Report: Russia Tried to Tap G20 Leaders' Phones With Gift Bags
National Security Agency analysts aren’t the only ones listening in: Vladimir Putin’s cronies apparently tried to bug phones of leaders attending the G20 summit in St. Petersburg last month. Italian newspapers La Stampa and Corriere della Sera broke the story on Tuesday, reporting that world leaders were given gift bags with phone charges and USB thumb drives emblazoned with a “Russia G20” logo. European Union President Herman Van Rompuy reportedly thought the gifts were a bit strange, and sent them to technical experts to get checked out. That’s when German tech analysts discovered that the chargers could access any form of communication made from the phone.
Well, that’s awkward.
Calls were quickly placed to all affected leaders to warn them about the Russian booby trap. But the timing of the incident was especially poor: If you’ll recall, Obama was upset that Putin offered asylum to Edward Snowden, the root cause of Obama’s many international embarrassments of late.
According to the Italian papers, the duplicitous gift bags were given to all delegates at the September event — as many as 300 people. Certainly, this whole incident seems very Cold War-y. At least when America spies on world leaders, we hide our tracks well enough that you wouldn’t know about it were it not for a rogue NSA contractor. This whole incident seems almost passive-aggressive, and not very tech-savvy at that.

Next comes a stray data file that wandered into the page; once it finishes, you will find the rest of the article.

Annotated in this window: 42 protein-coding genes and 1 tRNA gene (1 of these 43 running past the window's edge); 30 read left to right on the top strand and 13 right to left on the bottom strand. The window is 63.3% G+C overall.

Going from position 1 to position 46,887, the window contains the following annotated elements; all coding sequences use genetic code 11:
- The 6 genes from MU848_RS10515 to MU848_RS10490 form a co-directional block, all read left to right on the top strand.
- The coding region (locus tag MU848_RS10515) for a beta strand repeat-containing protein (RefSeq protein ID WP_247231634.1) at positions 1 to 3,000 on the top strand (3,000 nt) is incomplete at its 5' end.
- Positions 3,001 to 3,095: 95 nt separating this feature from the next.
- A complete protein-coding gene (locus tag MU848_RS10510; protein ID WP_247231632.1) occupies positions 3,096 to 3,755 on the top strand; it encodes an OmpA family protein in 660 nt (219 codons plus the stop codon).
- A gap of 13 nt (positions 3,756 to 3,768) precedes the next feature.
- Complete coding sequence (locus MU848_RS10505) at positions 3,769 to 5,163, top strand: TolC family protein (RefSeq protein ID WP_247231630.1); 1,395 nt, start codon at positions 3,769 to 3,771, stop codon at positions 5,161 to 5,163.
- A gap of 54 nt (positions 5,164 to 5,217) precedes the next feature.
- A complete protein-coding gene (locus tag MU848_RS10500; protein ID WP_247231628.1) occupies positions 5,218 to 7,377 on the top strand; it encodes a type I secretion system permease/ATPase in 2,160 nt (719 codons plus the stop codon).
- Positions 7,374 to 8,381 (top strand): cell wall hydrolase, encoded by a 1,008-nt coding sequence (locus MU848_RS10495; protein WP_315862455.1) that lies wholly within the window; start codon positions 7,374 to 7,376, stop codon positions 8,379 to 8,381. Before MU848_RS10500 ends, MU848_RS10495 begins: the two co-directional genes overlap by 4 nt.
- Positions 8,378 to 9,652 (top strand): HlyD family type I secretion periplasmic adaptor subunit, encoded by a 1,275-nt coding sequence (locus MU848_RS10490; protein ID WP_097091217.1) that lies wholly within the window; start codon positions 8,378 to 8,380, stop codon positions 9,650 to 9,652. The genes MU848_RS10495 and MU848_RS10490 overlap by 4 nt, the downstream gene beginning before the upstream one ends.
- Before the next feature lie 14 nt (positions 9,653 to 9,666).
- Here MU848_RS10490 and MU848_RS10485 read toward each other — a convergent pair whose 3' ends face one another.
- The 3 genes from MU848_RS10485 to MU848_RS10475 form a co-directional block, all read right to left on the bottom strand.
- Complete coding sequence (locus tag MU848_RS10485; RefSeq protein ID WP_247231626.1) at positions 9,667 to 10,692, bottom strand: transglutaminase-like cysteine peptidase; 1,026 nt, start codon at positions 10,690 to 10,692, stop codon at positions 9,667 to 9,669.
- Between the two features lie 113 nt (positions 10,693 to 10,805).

Of course, Russia denies that any hanky-panky took place at the summit. “This is undoubtedly nothing but an attempt to shift the focus from issues that truly exist in relations between European capitals and Washington to unsubstantiated, non-existent issues,” said Kremlin spokesman Dmitry Peskov. Let’s hope spying seems as insignificant to Russia’s leaders when Ed Snowden tells us exactly what the U.S. did to them.
A lesson for the future, folks: If you’re ever given a free thumb drive or phone charger with a red-and-blue logo on it, don’t use it. Just to be safe.